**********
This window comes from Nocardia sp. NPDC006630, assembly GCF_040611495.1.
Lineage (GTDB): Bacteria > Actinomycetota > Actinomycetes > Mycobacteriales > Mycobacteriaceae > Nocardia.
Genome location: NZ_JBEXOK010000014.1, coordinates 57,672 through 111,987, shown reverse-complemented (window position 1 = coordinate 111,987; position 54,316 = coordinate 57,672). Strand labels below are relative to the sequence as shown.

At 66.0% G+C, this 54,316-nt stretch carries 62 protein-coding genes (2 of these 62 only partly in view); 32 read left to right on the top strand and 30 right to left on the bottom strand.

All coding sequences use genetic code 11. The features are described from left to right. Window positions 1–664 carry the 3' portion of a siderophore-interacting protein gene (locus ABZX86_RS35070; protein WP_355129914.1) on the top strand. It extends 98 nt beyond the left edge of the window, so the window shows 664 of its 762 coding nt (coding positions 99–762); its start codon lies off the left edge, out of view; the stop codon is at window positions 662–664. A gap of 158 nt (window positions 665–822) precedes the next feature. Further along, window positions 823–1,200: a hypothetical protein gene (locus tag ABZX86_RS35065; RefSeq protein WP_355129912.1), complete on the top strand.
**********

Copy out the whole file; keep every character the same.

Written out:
This window comes from Nocardia sp. NPDC006630, assembly GCF_040611495.1.
Lineage (GTDB): Bacteria > Actinomycetota > Actinomycetes > Mycobacteriales > Mycobacteriaceae > Nocardia.
Genome location: NZ_JBEXOK010000014.1, coordinates 57,672 through 111,987, shown reverse-complemented (window position 1 = coordinate 111,987; position 54,316 = coordinate 57,672). Strand labels below are relative to the sequence as shown.

At 66.0% G+C, this 54,316-nt stretch carries 62 protein-coding genes (2 of these 62 only partly in view); 32 read left to right on the top strand and 30 right to left on the bottom strand.

All coding sequences use genetic code 11. The features are described from left to right. Window positions 1–664 carry the 3' portion of a siderophore-interacting protein gene (locus ABZX86_RS35070; protein WP_355129914.1) on the top strand. It extends 98 nt beyond the left edge of the window, so the window shows 664 of its 762 coding nt (coding positions 99–762); its start codon lies off the left edge, out of view; the stop codon is at window positions 662–664. A gap of 158 nt (window positions 665–822) precedes the next feature. Further along, window positions 823–1,200: a hypothetical protein gene (locus tag ABZX86_RS35065; RefSeq protein WP_355129912.1), complete on the top strand.